[/quote]

Lovely thought, but not practical for a working single mom such as myself.

Miz

[quote="musicality, post:1, topic:205192"]
Description

mtv.com/shows/if_you_really_knew_me/series.jhtml

This reminds me of a retreat that I went on in high school. This isn't entirely the same, but that weekend was literally life changing for me.

It sounds like the people who facilitate these events are really trying to make a difference.

[/quote]

Hmm...well, speaking as someone who has developed an affinity for that "Warren The Ape" show, I gotta say that as far as MTV shows go, "Teen Mom" seems to be accomplishing what Bristol Palin (as of yet) has failed to do - make a compelling case for abstinence. Just the commercials alone...yikes... :eek:

[quote="musicality, post:1, topic:205192"]
Description

mtv.com/shows/if_you_really_knew_me/series.jhtml

This reminds me of a retreat that I went on in high school. This isn't entirely the same, but that weekend was literally life changing for me.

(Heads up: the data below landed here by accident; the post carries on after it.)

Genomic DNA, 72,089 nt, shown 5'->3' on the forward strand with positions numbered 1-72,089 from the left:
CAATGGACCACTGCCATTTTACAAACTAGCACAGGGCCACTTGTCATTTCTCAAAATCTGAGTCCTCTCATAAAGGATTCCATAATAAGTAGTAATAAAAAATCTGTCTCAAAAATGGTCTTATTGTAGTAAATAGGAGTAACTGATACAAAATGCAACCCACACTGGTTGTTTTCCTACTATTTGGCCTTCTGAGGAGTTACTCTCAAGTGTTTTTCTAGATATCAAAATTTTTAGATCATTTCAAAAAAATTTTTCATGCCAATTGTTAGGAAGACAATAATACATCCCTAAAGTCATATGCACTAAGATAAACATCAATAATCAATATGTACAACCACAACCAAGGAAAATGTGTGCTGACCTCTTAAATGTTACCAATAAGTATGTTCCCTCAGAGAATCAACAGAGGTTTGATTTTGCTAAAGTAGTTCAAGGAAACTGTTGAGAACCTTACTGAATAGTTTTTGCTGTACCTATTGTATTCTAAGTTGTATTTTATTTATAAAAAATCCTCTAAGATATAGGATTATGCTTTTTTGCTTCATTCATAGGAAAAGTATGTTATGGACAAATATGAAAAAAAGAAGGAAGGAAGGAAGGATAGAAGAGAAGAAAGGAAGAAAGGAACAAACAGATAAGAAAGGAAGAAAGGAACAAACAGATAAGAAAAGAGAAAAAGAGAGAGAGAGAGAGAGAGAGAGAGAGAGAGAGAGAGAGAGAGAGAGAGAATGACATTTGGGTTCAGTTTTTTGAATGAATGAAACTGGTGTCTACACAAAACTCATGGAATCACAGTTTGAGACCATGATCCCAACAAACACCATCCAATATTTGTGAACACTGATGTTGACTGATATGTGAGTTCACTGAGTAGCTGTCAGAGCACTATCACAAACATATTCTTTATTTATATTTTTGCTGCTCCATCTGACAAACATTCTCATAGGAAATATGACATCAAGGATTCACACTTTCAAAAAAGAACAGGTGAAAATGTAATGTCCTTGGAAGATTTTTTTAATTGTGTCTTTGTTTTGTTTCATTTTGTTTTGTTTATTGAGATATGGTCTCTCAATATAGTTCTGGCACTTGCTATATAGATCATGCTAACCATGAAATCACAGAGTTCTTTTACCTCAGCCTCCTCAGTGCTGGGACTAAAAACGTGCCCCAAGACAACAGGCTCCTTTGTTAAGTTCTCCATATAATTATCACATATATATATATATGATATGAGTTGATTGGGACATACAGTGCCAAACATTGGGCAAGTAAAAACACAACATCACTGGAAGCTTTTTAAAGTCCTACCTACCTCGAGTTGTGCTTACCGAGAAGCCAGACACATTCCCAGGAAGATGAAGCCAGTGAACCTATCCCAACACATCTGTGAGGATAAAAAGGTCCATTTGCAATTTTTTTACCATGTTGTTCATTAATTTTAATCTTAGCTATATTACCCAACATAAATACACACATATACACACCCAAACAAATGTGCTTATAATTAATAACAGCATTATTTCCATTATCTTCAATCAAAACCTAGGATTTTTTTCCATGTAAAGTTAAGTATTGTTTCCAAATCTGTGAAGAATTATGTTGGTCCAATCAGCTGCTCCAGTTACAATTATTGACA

It sounds like the people who facilitate these events are really trying to make a difference.

[/quote]

Very "bump"-worthy. It has already made a difference in my life and have recommended other people check it out. The only Catholic 'objection,' before someone mentions it, is the approving treatment of one kid being gay. Other than that, it's definitely worth watching, and I'm glad MTV is posting entire episodes on their web site. I know most people will be skeptical something so inspiring could originate from MTV, but trust me on this: it really is that good. :thumbsup:

(still in tears from the first episode) :crying:

Sounds the same as the premise of a documentary narrated by Leeza Gibbons I saw almost ten years ago. youtube.com/watch?v=ViiZZ5KskP4

[quote="Bendecida, post:6, topic:205192"]
Sounds the same as the premise of a documentary narrated by Leeza Gibbons I saw almost ten years ago. youtube.com/watch?v=ViiZZ5KskP4

[/quote]

Yes, that's it - that's the one - that's the same organization & program being used on the MTV show. I didn't know they were around that long. Thanks for the YouTube link.

[quote="Apollos, post:2, topic:205192"]